Junkyard Find: 2005 Chrysler Crossfire Limited Roadster

Murilee Martin
by Murilee Martin
junkyard find 2005 chrysler crossfire limited roadster
Much of the automotive press went absolutely ape over [s]the press events for[/s] the 2005 Chrysler Crossfire Roadster, particularly the writer who deemed it the Sexiest Car of the Year and compared its rear end favorably to Melania Trump’s jeans-clad hindquarters. Closing in on two decades later, the Crossfire’s image has fared about as well as memories of the DaimlerChrysler “merger of equals,” which makes a first-year Crossfire Roadster an excellent Junkyard Find.
When Mercedes-Benz engineers developed a new platform for the SLK-Class, it occurred to the suits in Stuttgart that it didn’t make sense to just throw out all the tooling for the previous R170-based SLK, and so a Chrysler two-seater was designed to slip over the mid-1990s-vintage SLK’s chassis. Crossfires were built for the 2004 through 2008 model years, and just over 75,000 rolled off the assembly line.
That assembly line wasn’t located in Michigan, though; Karmann built the Crossfire at its Onsabrück facility.
Hey, doesn’t that decklid emblem look a lot like the early-1990s logo for the Crossfire board game? And let’s not forget the Cross-Fire Injection system on 1984 Chevrolets.
The good news for Crossfire buyers was that the Crossfire was a lot cheaper than its SLK 320 first cousin. List price on this car started at $38,920 (about $56,900 today). In 2005, the base and Limited Crossfire got a 3.2-liter Mercedes-Benz V6 rated at 215 horsepower, while the Crossfire SRT-6 had a supercharged version with 330 horses.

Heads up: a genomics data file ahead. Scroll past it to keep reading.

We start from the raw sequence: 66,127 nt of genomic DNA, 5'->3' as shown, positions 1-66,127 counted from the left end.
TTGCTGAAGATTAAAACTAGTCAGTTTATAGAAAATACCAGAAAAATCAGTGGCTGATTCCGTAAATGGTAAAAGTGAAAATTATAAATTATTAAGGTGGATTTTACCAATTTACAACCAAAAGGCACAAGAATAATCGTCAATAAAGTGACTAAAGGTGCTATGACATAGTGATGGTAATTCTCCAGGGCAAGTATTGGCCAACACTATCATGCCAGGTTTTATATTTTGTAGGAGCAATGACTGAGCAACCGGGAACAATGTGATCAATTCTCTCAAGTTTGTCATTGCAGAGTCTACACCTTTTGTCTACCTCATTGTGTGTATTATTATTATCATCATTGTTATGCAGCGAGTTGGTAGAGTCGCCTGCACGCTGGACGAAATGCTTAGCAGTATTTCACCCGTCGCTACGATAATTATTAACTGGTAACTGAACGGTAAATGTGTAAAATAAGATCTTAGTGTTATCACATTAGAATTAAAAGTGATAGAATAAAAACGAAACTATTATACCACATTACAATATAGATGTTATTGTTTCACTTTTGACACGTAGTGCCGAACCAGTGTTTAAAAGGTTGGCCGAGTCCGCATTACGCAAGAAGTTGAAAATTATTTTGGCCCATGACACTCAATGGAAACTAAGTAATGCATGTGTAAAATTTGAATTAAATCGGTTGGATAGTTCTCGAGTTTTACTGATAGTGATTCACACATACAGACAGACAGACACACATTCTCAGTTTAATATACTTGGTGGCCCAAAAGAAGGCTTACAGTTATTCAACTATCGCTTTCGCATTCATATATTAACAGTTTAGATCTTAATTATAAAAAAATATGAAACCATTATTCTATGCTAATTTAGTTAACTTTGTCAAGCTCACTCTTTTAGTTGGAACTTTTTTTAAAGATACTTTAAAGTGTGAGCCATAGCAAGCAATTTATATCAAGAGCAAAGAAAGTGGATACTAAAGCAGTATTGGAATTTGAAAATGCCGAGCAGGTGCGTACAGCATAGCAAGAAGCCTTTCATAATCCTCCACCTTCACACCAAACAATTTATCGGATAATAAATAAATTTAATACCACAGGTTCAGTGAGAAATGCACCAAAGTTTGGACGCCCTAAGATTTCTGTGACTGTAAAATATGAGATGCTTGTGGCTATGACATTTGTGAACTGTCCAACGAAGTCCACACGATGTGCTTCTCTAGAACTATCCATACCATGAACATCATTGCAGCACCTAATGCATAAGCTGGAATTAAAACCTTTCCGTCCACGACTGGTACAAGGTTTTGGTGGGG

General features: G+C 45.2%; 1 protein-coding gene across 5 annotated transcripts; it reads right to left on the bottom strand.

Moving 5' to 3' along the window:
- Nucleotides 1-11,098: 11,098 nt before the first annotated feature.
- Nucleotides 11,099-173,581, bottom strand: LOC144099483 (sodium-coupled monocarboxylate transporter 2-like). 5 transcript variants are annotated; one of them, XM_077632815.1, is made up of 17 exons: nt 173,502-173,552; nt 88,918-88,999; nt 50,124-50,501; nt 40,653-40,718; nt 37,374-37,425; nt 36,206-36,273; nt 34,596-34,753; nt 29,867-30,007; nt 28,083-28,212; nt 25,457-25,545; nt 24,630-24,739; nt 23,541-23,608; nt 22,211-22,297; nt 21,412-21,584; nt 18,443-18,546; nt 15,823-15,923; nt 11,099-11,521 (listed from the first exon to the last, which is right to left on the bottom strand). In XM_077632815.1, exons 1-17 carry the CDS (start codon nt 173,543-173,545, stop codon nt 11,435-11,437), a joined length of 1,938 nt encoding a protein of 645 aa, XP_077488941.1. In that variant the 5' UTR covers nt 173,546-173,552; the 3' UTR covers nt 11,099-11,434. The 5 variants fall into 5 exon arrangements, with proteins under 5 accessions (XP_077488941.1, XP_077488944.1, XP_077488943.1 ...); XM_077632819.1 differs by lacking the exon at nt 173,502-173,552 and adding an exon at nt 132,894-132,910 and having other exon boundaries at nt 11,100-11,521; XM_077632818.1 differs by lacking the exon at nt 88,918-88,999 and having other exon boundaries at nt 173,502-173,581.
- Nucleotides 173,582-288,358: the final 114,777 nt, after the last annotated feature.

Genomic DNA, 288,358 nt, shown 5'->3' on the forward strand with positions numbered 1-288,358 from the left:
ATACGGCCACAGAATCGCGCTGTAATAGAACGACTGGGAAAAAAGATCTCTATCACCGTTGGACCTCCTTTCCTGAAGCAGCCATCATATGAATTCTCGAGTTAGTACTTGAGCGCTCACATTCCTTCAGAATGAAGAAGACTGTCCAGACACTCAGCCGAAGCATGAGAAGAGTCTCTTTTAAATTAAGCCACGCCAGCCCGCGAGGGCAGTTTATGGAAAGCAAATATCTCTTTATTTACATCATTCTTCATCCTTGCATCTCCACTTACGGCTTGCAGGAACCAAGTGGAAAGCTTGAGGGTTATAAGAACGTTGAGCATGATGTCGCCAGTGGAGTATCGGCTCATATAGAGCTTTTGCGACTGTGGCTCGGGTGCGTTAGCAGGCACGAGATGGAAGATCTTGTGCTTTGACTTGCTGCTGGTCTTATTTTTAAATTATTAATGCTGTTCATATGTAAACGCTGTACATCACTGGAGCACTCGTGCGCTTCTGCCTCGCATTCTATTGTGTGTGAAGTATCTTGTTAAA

The base Crossfire had a mandatory six-speed manual transmission, which sounds like fun, while Crossfire Limited buyers could choose between the six-speed manual and a five-speed automatic. This car has the automatic.
The coolest— or maybe the stupidest— feature on the Crossfire was the retractable decklid spoiler. The spoiler, which has a mechanism of satisfyingly complex Teutonic design, extended at speeds above 65 miles per hour… or when the driver hit a switch on the center console. Because I am an inveterate hoarder of weird junkyard stuff, I bought the entire spoiler mechanism off this car; look for it on a future junkyard-parts boombox. I also bought a cylinder head from a 1937 Hudson Terraplane on that day’s junkyard mission, because who wouldn’t?
The main reason I’d gone to the junkyard that day was to examine this Crossfire as a potential parts donor for the car a Colorado 24 Hours of Lemons team is building for the 2022 race season. You’ll be pleased to know that many components from today’s Junkyard Find will live on in racing glory on the first-ever Lemons Crossfire.
I think Céline Dion was more persuasive when she was selling the ’90 Shadow/Sundance in Quebec.
If you wanted to look sexxxy to beautiful young urbanites and drive 150 mph, the Crossfire Roadster was the best choice!For links to nearly 2,300 additional Junkyard Finds, visit the Junkyard Home of the Murilee Martin Lifestyle Brand™.
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  • Christopher Christopher on Feb 27, 2023

    After owning a super rare Subaru Forester Sports XT for 13 (!) Years, it was time to purchase another vehicle. After looking at 6 unmitigated disasters that were the used cars I looked at, I happened across a one owner, low mileage (57k) 2004 Crossfire. After a test drive, and realizing a number of features were not functioning in the car, I made a low-ball offer on the car to the dealer. And, lo and behold, I am now the owner of said car.I have owned this car for almost exactly a year, and have put 12k miles on it (60 mile/day commute to work) and wanted to share what I've learned.